Searching: Online Identity Work
615C HGED: Annotated Bibliography
Iowa State University
May 1, 2008
My final project will be a computer graphic piece which explores my personal transformation. This transformation occurred while discovering how traditional aged undergraduate students search to express the intersections and complexities of their self-identities via online social networks. Finding the ways in which students do identity work and interact with each other through their transformations. The social justice within this work delves into how students’ see their positions within society, and the way in which they portray themselves. The majority of my semester experience has created more ideas. I am learning from my journey which will help me to tell a stronger story in my scholarly projects.
I am experiencing similar challenges as anyone does finding their place in society. It is a tiring time. I personally have experienced mind trips in social justice discussions. I come home from class and work with my brain hurting to the point of migraine. I am struggling to grasp the next phase in my academic journeys. I am struggling to put an identity on my work, when I am still finding which direction I will be heading in the academe. Do I need to have an identity? Do I need to have a solid footing in one direction or another? Am I able to create inter-identity which meets my needs? Would this identity exist in a third space or is it a part of my whole being? When traditional aged undergraduates are doing identity work – are they experiencing similar transformations – or is the fluidity normal for them to experience?
I have found some guidance with respect to these questions within the annotated bibliography notated below. I hope the information accouters you with a resource for future interest in online society and how it impacts the world.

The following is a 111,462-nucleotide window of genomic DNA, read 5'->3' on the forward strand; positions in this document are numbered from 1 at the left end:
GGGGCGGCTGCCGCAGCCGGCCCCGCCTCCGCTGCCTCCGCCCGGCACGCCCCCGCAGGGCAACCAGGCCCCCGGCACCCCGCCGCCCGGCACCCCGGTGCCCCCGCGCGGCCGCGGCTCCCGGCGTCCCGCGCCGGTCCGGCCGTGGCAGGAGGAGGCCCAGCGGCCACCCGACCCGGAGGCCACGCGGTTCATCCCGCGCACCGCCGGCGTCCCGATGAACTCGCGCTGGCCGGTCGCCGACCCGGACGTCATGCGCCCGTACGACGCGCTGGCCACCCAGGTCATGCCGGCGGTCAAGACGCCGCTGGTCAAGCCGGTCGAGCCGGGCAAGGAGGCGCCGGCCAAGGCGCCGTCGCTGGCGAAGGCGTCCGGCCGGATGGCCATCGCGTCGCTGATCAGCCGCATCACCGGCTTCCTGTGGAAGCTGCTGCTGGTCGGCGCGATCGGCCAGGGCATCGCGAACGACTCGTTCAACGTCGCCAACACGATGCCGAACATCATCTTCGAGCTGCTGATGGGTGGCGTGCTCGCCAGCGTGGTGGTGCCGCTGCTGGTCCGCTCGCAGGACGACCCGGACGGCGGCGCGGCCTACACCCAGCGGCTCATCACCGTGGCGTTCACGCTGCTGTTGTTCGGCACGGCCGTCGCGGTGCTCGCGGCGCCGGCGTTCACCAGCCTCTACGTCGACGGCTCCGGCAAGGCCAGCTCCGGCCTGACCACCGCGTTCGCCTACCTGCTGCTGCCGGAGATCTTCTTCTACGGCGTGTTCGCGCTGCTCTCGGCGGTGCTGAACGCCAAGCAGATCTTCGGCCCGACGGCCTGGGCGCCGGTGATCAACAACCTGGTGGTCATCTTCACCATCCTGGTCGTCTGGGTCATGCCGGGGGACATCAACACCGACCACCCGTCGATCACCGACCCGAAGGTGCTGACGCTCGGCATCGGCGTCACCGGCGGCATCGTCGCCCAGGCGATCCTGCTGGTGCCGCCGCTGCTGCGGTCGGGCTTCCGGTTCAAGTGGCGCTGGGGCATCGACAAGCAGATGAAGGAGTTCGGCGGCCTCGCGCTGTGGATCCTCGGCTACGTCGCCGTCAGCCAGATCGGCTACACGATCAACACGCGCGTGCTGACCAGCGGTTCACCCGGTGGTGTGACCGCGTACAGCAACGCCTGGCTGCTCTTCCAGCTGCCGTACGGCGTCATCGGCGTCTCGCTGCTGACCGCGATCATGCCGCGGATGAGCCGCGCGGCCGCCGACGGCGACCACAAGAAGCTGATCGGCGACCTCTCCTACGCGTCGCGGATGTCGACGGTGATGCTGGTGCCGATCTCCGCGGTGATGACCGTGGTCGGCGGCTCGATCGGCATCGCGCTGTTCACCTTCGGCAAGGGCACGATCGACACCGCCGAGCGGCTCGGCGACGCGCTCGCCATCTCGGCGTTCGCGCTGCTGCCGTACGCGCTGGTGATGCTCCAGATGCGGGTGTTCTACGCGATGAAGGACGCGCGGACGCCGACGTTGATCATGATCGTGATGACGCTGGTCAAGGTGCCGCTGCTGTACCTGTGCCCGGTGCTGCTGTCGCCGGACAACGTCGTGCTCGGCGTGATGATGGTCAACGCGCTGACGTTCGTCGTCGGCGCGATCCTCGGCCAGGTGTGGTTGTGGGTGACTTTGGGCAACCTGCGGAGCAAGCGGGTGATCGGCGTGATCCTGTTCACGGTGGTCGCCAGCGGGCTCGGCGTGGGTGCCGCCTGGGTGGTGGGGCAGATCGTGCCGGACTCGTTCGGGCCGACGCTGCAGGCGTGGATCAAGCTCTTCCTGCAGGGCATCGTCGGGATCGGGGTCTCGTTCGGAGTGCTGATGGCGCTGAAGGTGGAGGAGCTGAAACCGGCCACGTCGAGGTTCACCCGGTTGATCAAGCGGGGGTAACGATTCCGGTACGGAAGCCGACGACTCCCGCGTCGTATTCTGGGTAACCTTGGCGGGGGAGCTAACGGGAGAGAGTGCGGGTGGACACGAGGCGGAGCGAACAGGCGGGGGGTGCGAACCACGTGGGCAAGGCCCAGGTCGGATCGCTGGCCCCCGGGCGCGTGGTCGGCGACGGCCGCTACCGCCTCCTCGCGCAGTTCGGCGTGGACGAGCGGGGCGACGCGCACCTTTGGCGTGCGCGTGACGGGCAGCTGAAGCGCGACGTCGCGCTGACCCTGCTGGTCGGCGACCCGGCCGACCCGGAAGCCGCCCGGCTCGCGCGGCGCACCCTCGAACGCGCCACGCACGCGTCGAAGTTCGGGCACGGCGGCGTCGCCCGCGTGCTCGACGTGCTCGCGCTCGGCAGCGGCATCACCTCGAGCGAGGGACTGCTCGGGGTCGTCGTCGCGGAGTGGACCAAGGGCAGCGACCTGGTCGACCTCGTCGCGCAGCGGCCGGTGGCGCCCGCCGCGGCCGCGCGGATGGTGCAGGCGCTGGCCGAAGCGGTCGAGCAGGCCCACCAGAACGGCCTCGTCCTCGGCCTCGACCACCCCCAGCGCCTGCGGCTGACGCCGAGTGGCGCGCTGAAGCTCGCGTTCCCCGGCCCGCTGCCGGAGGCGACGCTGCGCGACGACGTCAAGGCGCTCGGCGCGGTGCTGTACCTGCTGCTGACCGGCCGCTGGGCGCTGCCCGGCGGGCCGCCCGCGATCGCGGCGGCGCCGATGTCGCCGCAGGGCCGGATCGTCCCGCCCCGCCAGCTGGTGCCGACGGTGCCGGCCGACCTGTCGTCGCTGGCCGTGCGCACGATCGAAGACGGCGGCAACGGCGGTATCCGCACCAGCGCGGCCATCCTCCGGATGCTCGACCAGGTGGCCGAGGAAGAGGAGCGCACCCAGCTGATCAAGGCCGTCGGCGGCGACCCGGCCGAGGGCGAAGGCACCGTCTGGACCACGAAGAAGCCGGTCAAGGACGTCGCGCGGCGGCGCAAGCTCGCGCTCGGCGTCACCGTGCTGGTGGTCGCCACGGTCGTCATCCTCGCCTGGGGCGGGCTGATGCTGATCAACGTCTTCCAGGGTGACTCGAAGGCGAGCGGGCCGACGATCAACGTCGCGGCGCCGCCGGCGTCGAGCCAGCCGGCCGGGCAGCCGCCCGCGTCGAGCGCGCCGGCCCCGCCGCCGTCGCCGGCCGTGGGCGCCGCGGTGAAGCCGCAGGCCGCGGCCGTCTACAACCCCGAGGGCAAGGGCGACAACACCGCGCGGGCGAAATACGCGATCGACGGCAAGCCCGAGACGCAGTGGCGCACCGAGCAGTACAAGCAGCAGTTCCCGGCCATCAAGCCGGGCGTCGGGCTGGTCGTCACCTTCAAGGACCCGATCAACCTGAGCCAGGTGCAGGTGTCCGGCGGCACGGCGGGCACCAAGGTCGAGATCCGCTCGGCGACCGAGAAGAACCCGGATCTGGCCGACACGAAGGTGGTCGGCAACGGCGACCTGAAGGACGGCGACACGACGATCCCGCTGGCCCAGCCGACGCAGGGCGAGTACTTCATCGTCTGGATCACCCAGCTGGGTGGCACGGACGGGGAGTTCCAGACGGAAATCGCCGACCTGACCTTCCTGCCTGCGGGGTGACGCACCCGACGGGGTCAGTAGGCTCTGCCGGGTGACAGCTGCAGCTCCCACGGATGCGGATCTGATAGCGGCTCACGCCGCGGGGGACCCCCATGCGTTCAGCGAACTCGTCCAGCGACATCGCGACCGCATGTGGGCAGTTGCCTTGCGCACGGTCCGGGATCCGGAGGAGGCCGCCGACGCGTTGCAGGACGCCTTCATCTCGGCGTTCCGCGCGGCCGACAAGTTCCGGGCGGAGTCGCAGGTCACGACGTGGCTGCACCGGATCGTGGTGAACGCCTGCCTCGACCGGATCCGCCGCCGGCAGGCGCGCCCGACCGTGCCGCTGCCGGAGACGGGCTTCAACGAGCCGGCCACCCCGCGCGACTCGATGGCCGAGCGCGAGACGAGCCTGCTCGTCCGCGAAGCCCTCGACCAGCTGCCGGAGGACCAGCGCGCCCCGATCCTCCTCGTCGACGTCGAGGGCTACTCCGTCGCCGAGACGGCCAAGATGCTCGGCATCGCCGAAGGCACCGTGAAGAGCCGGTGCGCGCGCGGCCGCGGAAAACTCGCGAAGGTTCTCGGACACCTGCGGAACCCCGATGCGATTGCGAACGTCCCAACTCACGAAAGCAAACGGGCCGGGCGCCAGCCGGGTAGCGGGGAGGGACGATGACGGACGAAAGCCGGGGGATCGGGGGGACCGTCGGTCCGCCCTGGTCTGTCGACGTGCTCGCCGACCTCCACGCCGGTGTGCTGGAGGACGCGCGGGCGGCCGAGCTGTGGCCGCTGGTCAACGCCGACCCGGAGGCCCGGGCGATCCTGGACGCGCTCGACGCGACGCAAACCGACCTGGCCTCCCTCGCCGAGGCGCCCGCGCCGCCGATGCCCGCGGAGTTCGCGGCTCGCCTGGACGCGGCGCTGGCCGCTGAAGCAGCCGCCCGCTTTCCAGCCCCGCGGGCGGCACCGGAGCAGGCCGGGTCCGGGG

Anzaldúa, G. (1987). Borderlands/La Frontera: The new mestiza. San Francisco: Spinsters/Aunt Lude.
The author shares a personal journey expressive with poems, anecdotes, and discovery of a third space. The third space provides strength and individuality to identify multiple identities in self-reflection. This book is deep with words of wisdom, oppression, and identity work. It is a respectful representation of how strength is found through the transformational learning found in identity work.
Barlow, J. (1996). A Declaration of independence of cyberspace. Retrieved on April 17, 2008 from http://homes.eff.org/~barlow/Declaration-Final.html. Davos, Switzerland. This short manifesto describes the freedom of the internet prior to the explosion of self-expression in mainstream use.
Buckingham, D. (Ed.). (2008). Youth, identity,, and digita media. Massachusetts: M.I.T. (Published under Creative Commons Attribution-Noncommercial-No Derivative Work Unported 3.0). This edited book features the space in which youth present themselves, the importance of participation from the masses, and the active engagement occurring with or without direction. Youth are constructing their social identities via online networks, and collectivity. Each chapter presenting knowledge based upon observation, conversations, and data. The John D. and Catherine T. MacArthur Foundation Series on Digital Media and Learning provide a broad perspective on how media is shaping our world.
Downes, D. (2005). Interactive realism. Québec: McGill-Queen’s University Press. The author writes a methodological interpretive theory describing the social construction of the online community. The text frames how human interaction is constructed via computer-mediated communication. This book is divisive with respect to internet accessibility and how the world view held within online words and imagines.
Everett, A. (Ed.). (2008). Learning race and ethnicity: Youth and digital media. Massachusetts: M.I.T. (Published under Creative Commons Attribution-Noncommercial-No Derivative Work Unported 3.0. This volume demonstrates how the online world is a place for underrepresented youth today to speak their words, share their stories, and help bring democracy to the generational masses. Each chapter utilizing varying methodological techniques to record what has happened or is happening within the online world. Collaboration between youth, and the messages shared is a strong theme throughout the book. The John D. and Catherine T. MacArthur Foundation Series on Digital Media and Learning provides a broad perspective on how media is shaping our world.